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The burning truth in Thailand? There’s no excuse for haze

The burning truth in Thailand? There’s no excuse for haze

The day the burning ban began last month, haze blanketed the mountains and valleys of the North. In the weeks since, the situation has not improved.

People have complained loudly – and nothing practical has been done. Many ask why the government made such a big deal out of PM2.5 in Bangkok and is silent now. Who cares? The reality is the government did not DO anything in Bangkok – just as it is not DOING anything here. This is inexcusable. True, the haze problem is big and complex. But it is not insoluble.

What’s the problem? No one thinks about the actual causes of the haze. People complain during the burning season, but even then, they don’t ask about underlying causes. As former Transport minister Chadchart Sittipunt observed during his recent Chiang Mai visit, the haze comes from farmers burning fields and the resulting forest fires, plus forest fires set by mushroom gathers. We have known this for years, so why do we allow it to go on and on and on?

We have tried threats and bans, police, jailing, soldiers and shooting. Nothing has worked. Isn’t it time to ask, “Why not?” The answer is simple: Because none of these policies addresses farmers’ and mushroom pickers’ needs. Why not stop to ask the farmers and mushroom gatherers why they burn? Maybe if we understood their motivations, we could also figure out how to get them to behave differently.

Why burn? After spending a lot of time talking to poor farmers and poorer mushroom gatherers, here is what I have learned. Farmers burn their fields because they have no other way to clear before planting. If we can provide them a better alternative, they won’t burn. What would be a better alternative? A way to make money from their old crop waste. Poor farmers are actually happy not to burn. In fact, they welcome the opportunity to convert their crop waste into a saleable product instead of, well, wasting it. Not only that, but the training required is minimal; the equipment is cheap and they can make it themselves.

The result is no smoke, no greenhouse gases, no smog precursors and a valuable product. The solution What’s the problem? There is no market for their product. The government recognises that making it will stop small farmers burning and that the product is incredibly useful, but it does nothing. What might it do? Create a market by being a market and so demonstrating value. The government could simply buy a lot, not for charity, but for its own practical use. This stuff can be used as a powerful organic fertiliser (the Office of Land Development already uses it). It can be made into briquettes for cooking and heating that do not smoke or smell, that light faster, burn hotter and longer than wood or charcoal. (The Energy Ministry already touts it.)

It can be spread on fields, football pitches and in fishponds to decontaminate them. All of these are important. All of these ought to be done; none are being done locally or nationally. If the government adopted any one of them now, it would provide the initial market that would give farmers the incentive not to burn. It would also demonstrate value and bring private actors into the game. Rising demand would further increase farmers’ incentive not to burn but to profit. Would it be worth it? Put it this way.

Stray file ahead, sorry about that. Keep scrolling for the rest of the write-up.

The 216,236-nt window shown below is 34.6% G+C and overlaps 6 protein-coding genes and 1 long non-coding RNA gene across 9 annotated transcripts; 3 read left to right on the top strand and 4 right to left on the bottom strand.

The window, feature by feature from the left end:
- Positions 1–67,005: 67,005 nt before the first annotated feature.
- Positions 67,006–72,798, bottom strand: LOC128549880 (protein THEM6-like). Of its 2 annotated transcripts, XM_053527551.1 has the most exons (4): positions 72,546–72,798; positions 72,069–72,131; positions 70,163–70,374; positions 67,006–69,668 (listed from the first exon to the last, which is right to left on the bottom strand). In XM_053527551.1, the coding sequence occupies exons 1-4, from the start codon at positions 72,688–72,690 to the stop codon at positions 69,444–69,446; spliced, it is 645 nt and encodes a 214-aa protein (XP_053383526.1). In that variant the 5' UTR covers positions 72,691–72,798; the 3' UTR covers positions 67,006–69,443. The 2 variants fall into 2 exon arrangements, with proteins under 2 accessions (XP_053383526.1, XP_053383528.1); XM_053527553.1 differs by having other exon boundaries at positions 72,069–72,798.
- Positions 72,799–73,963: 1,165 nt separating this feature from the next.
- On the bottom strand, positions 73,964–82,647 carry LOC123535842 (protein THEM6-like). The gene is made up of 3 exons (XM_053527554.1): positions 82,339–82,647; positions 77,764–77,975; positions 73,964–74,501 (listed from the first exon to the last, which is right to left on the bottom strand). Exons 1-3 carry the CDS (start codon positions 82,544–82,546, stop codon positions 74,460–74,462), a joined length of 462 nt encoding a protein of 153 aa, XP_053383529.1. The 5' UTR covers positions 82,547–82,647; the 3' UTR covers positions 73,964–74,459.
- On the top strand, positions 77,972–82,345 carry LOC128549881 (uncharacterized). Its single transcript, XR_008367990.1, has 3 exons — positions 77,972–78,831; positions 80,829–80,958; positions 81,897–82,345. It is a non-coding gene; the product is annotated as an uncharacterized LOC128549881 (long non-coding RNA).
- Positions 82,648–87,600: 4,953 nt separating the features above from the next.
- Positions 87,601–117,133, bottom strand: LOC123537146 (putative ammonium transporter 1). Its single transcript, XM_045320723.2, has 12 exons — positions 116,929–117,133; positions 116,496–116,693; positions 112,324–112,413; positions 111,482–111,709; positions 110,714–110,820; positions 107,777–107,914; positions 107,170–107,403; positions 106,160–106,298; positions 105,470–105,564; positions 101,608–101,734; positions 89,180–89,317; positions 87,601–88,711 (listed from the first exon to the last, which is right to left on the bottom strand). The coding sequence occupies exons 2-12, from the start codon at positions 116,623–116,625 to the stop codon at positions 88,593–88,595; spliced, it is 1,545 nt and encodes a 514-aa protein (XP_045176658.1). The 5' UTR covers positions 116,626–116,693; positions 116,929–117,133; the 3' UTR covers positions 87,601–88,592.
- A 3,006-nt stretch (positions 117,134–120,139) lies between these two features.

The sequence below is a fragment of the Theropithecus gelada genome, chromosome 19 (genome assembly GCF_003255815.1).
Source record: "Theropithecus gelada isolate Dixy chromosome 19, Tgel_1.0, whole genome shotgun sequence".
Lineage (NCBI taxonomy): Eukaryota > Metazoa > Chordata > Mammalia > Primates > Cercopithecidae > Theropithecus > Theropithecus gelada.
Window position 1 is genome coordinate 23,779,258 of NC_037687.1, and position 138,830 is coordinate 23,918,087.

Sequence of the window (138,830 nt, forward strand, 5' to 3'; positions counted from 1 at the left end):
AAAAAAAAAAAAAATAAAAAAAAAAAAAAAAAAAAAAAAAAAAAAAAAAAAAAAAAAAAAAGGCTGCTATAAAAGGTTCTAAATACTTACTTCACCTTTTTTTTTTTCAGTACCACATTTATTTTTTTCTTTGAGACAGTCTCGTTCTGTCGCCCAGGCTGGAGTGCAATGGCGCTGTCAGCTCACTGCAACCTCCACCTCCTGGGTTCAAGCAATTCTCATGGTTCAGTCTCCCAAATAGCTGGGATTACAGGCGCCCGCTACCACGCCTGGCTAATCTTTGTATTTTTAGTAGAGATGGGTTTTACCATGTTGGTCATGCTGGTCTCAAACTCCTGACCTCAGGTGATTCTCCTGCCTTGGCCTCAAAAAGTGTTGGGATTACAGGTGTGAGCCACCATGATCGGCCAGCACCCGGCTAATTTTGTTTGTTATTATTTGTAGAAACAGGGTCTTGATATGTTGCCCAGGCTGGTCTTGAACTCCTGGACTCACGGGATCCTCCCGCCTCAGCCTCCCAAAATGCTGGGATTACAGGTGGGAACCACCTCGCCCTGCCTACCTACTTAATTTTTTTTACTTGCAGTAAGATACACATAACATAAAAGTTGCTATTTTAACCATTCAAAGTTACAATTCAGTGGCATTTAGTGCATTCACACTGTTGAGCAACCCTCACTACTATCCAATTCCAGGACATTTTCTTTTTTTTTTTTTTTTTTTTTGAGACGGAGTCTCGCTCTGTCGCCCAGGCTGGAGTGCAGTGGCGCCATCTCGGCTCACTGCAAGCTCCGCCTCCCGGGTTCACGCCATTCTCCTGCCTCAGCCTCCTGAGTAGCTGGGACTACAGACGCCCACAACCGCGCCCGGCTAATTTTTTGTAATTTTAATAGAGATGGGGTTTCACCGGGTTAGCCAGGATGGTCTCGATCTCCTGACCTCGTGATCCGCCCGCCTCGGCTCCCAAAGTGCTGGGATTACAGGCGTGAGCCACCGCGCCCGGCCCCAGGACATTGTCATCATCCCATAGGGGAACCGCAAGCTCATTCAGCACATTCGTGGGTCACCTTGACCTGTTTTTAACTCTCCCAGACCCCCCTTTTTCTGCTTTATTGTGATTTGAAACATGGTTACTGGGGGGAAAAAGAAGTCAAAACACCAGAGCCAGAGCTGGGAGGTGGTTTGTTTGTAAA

North Thailand produces about 2.5 million tonnes of corn annually – and about 10.8 million tonnes of corn waste. Farmers burn about 40 per cent of that annually, generating 27,000 tonnes of PM2.5. That is 27 million kilos of haze and each kilo represents the same amount of smoke as 71,429 cigarettes. This analogy helps explain why North Thailand has the highest incidence of lung cancer in the country – and why I think it is inexcusable that for years we have turned our backs on such a simple, sustainable way to eliminate the haze caused by crop waste burning. Forest fires What about forest fires? Who, you ask, would burn a forest for mushrooms? I’ll tell you.

The poorest people in the mountains who want to make several months’ income in a few days picking mushrooms that are easier to see against the black ash. According to the National Statistical Office (2018), the average, monthly household income of such a family is Bt11,162; average household size is 3.9. In other words, the average potential forest-fire starter makes an average Bt95.4 per day. A fast mushroom picker working a fire-blackened area can collect better than Bt5,000 worth of mushrooms per day. That is 52 times his/her normal daily income. Burn a whole mountain? Think of the potential riches. Food. School uniforms. Maybe a motorbike.

Can we protect this essential income and the forests simultaneously? Yes, provided the government plays its part. Mushrooms are valuable because there is a rich export market. What to do? Regulate. Permit local sales, but control sales outside of the North. What if mushrooms for sale outside had to be certified as picked in sub-districts where no fires are reported? The incentive to burn disappears and locals become stewards of the forests.

Governments have implemented such systems for much more difficult items including foreign currencies in countries facing liquidity crises. Yes, the government has a critical role to play, but one far different from the heavy-handed role it has attempted for years. Today, it might try a less aggressive, market-based strategy. These simple measures can do much to reduce haze during the burning season. – Special to The NationMichael Shafer is director of the Warm Heart Foundation in Phrao, Chiang Mai.

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